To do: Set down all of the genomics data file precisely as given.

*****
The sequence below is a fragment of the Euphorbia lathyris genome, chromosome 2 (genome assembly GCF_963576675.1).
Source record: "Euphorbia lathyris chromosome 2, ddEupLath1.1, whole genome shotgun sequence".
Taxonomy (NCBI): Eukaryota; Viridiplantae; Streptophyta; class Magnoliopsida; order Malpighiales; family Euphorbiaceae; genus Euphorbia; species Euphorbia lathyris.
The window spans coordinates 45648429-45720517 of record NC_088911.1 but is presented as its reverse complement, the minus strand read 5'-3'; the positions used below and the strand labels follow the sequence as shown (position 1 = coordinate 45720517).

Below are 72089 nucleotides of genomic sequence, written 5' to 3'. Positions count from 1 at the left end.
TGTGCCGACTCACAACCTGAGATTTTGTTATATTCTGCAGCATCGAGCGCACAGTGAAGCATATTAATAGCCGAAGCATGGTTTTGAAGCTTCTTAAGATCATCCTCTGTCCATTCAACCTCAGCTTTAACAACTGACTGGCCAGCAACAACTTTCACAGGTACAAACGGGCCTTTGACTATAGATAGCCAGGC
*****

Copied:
The sequence below is a fragment of the Euphorbia lathyris genome, chromosome 2 (genome assembly GCF_963576675.1).
Source record: "Euphorbia lathyris chromosome 2, ddEupLath1.1, whole genome shotgun sequence".
Taxonomy (NCBI): Eukaryota; Viridiplantae; Streptophyta; class Magnoliopsida; order Malpighiales; family Euphorbiaceae; genus Euphorbia; species Euphorbia lathyris.
The window spans coordinates 45648429-45720517 of record NC_088911.1 but is presented as its reverse complement, the minus strand read 5'-3'; the positions used below and the strand labels follow the sequence as shown (position 1 = coordinate 45720517).

Below are 72089 nucleotides of genomic sequence, written 5' to 3'. Positions count from 1 at the left end.
TGTGCCGACTCACAACCTGAGATTTTGTTATATTCTGCAGCATCGAGCGCACAGTGAAGCATATTAATAGCCGAAGCATGGTTTTGAAGCTTCTTAAGATCATCCTCTGTCCATTCAACCTCAGCTTTAACAACTGACTGGCCAGCAACAACTTTCACAGGTACAAACGGGCCTTTGACTATAGATAGCCAGGC